Vaccination lowers odds of severe COVID-19 in pregnancy during delta surge
A retrospective cohort study in Obstetrics & Gynecology found that pregnant patients who were vaccinated against SARS-CoV-2 were less likely to have severe COVID-19 or any severity of the disease in the context of the delta variant surge.
“Pregnancy is an independent risk factor for severe COVID-19; however, it is currently unknown whether pregnant patients with breakthrough infection remain at high risk for severe disease,” John A. Morgan, MD, a fellow in the department of maternal-fetal medicine at Ochsner Clinic Foundation, and colleagues wrote.
The researchers reviewed data from 10,092 pregnant patients listed in the Ochsner Health System from June 15 to Aug. 20, and compared the severity of COVID-19 based on vaccination status.
In the primary analysis, they compared disease development in 1,332 fully vaccinated patients to that in 8,760 partially vaccinated and unvaccinated patients. Severe or critical COVID-19 was less likely in the vaccinated group (0.08% vs. 0.66%; adjusted OR = 0.1; 95% CI, 0.01-0.49), as was any severity of COVID-19 (1.1% vs. 3.3%; aOR = 0.31; 95% CI, 0.17-0.51).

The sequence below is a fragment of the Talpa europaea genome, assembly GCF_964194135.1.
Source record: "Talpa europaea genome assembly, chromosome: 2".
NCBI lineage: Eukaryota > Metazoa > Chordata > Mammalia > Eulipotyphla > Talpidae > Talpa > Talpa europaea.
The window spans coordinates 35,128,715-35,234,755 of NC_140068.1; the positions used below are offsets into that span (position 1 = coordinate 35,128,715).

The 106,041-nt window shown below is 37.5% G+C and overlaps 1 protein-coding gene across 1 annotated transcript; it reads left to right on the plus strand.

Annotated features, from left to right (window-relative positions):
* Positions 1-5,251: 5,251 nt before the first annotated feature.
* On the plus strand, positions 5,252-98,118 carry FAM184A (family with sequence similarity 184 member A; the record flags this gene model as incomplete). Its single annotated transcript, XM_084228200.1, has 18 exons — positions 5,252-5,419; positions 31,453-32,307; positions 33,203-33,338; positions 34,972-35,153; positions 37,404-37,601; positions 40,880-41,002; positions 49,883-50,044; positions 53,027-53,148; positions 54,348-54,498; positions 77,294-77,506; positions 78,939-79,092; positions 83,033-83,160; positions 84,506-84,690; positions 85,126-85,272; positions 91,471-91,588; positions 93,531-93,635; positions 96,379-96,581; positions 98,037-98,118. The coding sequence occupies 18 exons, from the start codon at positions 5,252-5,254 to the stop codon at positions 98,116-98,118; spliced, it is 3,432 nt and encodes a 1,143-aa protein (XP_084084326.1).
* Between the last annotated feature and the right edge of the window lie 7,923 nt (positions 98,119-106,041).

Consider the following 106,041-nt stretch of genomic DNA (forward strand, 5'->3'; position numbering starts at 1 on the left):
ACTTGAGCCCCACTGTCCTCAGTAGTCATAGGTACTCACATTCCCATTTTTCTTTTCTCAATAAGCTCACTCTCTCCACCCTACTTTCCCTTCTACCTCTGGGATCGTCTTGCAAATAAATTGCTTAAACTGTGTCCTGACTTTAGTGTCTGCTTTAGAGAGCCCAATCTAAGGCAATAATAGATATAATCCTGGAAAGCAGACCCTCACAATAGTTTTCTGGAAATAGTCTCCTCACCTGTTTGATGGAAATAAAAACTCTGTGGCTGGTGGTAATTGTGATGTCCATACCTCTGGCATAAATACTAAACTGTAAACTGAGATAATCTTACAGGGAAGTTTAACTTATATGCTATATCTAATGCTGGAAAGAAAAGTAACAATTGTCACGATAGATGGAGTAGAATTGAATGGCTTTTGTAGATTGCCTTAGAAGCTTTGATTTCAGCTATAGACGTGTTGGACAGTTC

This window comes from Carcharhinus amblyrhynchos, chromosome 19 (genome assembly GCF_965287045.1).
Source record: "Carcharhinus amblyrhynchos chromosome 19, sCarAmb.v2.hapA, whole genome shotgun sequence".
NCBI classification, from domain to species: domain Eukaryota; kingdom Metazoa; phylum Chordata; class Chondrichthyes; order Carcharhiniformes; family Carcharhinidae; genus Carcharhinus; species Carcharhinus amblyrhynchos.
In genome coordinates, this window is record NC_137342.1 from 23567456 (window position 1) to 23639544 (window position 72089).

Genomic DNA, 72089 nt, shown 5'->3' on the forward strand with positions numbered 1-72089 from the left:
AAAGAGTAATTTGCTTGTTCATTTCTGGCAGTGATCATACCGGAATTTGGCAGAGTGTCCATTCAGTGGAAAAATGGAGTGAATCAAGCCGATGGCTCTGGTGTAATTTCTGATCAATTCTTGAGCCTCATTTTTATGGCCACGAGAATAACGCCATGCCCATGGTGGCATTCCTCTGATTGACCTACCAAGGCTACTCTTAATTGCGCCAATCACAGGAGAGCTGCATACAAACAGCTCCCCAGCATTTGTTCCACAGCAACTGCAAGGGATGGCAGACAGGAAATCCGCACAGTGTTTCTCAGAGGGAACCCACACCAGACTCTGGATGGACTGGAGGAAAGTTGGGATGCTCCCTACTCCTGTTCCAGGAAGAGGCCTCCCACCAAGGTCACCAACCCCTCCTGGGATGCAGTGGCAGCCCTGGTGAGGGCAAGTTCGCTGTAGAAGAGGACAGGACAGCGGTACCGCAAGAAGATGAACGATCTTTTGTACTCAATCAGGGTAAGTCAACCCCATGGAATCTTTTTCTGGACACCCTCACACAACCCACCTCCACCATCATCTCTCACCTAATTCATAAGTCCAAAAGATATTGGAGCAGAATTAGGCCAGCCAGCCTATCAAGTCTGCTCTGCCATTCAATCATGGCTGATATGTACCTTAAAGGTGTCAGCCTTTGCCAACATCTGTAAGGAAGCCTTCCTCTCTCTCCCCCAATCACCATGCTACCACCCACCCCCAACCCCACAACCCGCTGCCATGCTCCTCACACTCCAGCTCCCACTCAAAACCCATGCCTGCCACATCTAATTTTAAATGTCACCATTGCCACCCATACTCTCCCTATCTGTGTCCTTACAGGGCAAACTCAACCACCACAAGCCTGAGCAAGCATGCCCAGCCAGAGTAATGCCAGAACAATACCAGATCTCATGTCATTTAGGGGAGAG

The secondary analysis compared 1,536 fully and partially vaccinated patients to unvaccinated patients. Those who had at least one dose of a SARS-CoV-2 vaccine had lower odds of severe disease (0.07% vs. 0.68%; aOR = 0.08; 95% CI, 0.004-0.4) and any disease severity (1.1% vs. 3.3%; aOR = 0.3; 95% CI, 0.17-0.48).
However, the researchers said the vaccination rate among pregnant patients in their health system was low — only 13.2%. Nationwide, vaccine uptake has been slow in this population.
“Unvaccinated status was associated with younger age, current smoking, lower BMI and race,” Morgan and colleagues wrote. “As nationwide efforts to improve vaccination acceptance continue, it is vital for obstetricians and gynecologists to educate vulnerable populations on the potential benefits of the SARS-CoV-2 vaccine in preventing severe or critical illness.”